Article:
With two fast-paced careers, a toddler, and another baby on the way, Meghan
and Jeremy Wilker have let their marriage drop to the bottom of their to-do
list. Can REDBOOK Love Network expert Jane Greer, Ph.D., help them finally make
time for each other?
Meghan and Jeremy Wilker are both at the top of their career game. Meghan,
32, runs a company that constructs Websites, and Jeremy, 38, recently launched
two companies: one sells fine-art photo prints online; the other is a digital
But is there really a way to make a clean and honest break? Is it ever OK to
lie when ending a romantic relationship? Can you IM him or her that it's over,
or do you have to do it in person? Is it really possible to be friends with
your ex after a breakup?
"The nature of how to handle a breakup has to do with how you experience
a relationship," says New York City-based psychoanalyst and psychotherapist
Janice Lieberman, PhD, who specializes in relationship issues.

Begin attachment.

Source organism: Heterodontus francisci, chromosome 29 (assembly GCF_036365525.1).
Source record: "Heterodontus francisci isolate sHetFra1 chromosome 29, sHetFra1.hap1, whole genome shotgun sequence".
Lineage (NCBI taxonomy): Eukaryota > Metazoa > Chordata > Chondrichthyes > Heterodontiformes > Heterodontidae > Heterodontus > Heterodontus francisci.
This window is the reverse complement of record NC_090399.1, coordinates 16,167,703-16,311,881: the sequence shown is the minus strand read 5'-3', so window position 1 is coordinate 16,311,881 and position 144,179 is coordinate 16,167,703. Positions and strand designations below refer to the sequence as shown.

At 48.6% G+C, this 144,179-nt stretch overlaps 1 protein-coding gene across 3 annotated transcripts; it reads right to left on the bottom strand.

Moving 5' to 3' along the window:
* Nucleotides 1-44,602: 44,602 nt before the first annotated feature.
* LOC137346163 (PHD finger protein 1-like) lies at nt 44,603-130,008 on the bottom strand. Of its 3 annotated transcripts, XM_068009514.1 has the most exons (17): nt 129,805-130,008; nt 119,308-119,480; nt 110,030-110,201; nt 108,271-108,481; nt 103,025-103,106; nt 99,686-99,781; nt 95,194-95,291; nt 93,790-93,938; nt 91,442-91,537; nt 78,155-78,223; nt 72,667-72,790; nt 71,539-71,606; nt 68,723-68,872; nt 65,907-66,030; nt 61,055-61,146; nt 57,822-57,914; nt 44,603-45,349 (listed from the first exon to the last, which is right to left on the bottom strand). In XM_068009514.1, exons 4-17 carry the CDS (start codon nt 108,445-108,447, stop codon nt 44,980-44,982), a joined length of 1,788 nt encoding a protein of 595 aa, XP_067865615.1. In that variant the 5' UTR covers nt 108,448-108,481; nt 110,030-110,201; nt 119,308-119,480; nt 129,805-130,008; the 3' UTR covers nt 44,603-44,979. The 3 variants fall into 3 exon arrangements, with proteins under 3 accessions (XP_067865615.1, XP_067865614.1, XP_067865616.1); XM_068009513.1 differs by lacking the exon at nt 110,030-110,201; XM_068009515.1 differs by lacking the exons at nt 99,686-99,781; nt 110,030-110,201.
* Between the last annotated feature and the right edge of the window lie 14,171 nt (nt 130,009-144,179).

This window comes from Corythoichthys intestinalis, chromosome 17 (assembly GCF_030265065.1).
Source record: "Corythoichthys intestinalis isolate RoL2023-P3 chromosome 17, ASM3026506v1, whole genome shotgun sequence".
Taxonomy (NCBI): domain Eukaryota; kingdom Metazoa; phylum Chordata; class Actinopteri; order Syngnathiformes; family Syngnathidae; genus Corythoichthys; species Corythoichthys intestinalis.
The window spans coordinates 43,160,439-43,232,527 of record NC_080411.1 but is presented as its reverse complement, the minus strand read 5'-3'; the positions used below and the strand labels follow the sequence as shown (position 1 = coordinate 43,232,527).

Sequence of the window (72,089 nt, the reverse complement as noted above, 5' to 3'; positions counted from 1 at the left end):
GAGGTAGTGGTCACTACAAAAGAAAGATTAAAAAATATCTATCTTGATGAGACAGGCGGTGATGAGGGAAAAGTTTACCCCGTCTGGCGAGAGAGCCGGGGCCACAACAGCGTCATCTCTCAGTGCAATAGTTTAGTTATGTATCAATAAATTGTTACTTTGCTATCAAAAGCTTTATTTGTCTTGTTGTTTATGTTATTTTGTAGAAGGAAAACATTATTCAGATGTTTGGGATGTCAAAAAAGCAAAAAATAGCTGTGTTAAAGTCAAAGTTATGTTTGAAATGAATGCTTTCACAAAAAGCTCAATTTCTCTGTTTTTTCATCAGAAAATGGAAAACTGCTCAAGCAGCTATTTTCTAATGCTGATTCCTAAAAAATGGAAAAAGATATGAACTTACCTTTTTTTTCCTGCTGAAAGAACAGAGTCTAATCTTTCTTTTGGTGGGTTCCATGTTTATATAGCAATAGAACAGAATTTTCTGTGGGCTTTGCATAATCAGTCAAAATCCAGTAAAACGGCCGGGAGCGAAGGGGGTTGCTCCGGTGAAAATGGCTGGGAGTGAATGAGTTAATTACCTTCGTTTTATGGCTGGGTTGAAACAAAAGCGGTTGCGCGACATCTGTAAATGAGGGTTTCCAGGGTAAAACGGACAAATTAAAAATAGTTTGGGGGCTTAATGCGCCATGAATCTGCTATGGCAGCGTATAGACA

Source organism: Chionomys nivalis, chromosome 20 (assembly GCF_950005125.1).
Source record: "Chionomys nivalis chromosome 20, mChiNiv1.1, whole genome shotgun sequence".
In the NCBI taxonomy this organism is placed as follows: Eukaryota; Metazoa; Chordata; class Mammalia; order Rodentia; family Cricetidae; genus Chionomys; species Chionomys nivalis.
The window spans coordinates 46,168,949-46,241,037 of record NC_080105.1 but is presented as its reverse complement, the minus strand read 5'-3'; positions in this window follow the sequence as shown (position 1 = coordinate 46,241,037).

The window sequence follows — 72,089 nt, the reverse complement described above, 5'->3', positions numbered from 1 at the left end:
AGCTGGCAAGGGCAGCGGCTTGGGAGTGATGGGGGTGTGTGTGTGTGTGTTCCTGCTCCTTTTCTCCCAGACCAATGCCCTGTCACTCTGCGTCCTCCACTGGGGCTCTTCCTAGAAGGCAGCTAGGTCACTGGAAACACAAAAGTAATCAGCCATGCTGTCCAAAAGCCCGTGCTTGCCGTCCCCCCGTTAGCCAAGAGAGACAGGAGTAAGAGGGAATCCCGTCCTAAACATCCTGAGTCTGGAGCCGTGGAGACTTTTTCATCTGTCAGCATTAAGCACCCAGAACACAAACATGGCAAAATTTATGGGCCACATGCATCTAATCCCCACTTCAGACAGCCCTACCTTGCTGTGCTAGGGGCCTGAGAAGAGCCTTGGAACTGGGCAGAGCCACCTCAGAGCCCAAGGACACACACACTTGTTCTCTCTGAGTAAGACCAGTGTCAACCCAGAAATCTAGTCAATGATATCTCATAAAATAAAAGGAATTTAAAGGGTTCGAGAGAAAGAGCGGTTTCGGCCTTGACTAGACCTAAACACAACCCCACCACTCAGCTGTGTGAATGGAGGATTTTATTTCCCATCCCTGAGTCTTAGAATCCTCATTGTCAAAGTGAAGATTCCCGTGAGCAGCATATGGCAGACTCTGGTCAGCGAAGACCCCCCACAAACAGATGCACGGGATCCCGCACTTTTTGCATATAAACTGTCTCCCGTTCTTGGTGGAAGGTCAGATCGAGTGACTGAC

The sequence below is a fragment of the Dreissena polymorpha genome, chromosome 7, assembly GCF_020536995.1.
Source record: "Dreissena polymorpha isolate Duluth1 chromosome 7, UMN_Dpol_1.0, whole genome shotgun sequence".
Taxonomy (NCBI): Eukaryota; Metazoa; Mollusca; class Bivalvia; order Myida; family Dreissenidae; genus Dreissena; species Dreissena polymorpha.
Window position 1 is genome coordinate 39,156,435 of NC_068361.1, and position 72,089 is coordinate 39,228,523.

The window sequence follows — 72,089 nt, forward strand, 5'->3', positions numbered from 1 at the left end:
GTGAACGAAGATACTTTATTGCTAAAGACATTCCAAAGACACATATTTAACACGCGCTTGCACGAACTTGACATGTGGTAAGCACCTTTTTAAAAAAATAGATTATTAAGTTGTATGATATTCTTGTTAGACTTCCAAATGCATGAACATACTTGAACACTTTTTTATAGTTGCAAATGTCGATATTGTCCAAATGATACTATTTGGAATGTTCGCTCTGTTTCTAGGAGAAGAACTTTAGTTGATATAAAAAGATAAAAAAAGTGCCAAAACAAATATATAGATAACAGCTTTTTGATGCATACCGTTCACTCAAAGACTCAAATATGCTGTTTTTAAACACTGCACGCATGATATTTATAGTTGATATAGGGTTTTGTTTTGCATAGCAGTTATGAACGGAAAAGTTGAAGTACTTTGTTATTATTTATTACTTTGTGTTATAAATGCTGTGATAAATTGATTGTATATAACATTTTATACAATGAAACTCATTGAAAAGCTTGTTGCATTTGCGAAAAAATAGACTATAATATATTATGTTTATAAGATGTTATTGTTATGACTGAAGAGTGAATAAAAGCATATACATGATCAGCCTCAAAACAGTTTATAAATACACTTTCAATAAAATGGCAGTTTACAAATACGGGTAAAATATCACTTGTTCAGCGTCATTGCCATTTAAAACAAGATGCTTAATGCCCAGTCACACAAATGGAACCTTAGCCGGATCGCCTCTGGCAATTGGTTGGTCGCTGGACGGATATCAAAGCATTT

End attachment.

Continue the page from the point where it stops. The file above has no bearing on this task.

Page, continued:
For starters, she says, not every relationship deserves a dramatic breakup.
There are no hard and fast rules about what constitutes a relationship.
"There are people who think they have a relationship with two dates and
people who don't think they are in a relationship after 20 dates," she
says. "If you have gone on one or two or three dates, not calling is
breaking up, but after some kind of romantic and sexual encounters, it is a
courtesy to call," Lieberman tells WebMD.
"Sometimes it's easier not to call, and there are people who will just
run away," she admits.
The explosion of Internet dating has also muddied the waters in terms of
when an actual breakup is necessary, she says.
"People have Internet relations for a long time and then elevate to
phone calls. Sometimes it takes a long time for a face-to-face encounter. This
can be problematic, because people get very involved with each other and then
when they finally meet, there are so many other cues that indicate they're not
suited for one another," she says.
The warning signs that a breakup is imminent have also changed thanks to
Internet dating, Lieberman says.
"People will go out with someone they met on Jdate.com or match.com, and
then you can see if they are surfing the Net and looking for someone else,"
she says. This is far less subtle than, say, acting cold on a date or not
calling when you said you would.